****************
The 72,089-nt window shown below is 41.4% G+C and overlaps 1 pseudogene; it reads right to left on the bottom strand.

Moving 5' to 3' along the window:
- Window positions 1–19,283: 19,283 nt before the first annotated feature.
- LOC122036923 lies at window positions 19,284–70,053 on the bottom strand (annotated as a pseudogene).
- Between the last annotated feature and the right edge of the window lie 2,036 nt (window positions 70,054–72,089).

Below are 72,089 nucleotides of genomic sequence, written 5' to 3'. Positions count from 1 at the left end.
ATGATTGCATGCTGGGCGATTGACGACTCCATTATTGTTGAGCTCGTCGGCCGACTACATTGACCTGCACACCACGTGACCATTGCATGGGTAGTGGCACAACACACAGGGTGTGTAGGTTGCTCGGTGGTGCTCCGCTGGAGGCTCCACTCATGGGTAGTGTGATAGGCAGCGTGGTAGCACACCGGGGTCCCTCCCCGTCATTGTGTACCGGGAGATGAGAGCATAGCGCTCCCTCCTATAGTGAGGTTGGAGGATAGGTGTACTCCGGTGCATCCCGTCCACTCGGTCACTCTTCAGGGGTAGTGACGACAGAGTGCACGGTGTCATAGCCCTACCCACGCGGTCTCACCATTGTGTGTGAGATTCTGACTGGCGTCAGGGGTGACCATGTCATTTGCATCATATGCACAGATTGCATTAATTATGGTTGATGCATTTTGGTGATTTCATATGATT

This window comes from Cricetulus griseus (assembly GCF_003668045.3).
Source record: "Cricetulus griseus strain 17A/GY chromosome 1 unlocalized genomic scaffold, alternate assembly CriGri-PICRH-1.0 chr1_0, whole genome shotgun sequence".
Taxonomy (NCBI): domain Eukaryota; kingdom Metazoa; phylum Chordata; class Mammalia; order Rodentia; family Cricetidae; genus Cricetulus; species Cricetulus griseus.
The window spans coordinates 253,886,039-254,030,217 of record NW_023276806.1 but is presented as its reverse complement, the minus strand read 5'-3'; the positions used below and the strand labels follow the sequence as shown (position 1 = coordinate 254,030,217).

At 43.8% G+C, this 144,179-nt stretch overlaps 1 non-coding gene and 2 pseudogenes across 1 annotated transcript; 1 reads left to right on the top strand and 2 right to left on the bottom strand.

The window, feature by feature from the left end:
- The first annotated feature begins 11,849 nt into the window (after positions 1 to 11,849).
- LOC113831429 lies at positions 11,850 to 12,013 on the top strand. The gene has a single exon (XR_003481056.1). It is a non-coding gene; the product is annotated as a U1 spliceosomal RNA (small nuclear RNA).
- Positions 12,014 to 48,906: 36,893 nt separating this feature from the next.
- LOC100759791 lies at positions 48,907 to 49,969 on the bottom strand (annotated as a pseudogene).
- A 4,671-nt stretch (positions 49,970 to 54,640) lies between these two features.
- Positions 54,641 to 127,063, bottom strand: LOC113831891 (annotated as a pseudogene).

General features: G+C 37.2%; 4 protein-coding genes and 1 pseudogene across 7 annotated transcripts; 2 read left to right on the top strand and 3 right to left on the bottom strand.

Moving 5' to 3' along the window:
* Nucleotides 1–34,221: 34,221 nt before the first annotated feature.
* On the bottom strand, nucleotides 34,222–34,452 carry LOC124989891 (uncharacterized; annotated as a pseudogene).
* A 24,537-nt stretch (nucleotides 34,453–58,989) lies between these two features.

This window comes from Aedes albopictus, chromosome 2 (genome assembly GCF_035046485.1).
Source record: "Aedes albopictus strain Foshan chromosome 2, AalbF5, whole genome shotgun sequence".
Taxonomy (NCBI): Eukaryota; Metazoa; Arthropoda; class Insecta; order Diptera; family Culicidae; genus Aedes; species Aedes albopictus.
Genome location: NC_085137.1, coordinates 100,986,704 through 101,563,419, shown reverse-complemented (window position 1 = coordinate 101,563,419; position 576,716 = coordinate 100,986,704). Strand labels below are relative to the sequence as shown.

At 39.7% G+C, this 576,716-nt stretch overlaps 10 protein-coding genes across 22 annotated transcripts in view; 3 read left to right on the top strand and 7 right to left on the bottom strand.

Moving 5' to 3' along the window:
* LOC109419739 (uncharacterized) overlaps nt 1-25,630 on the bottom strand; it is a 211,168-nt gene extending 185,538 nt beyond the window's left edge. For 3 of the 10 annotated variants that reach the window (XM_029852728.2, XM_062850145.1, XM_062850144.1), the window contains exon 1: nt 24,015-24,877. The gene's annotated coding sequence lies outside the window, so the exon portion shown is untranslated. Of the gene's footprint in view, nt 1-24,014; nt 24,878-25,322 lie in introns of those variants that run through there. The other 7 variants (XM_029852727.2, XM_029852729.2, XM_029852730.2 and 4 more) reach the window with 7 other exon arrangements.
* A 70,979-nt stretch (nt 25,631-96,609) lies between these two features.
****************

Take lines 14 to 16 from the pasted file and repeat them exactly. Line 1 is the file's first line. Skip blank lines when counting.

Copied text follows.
- The first annotated feature begins 11,849 nt into the window (after positions 1 to 11,849).
- LOC113831429 lies at positions 11,850 to 12,013 on the top strand. The gene has a single exon (XR_003481056.1). It is a non-coding gene; the product is annotated as a U1 spliceosomal RNA (small nuclear RNA).
- Positions 12,014 to 48,906: 36,893 nt separating this feature from the next.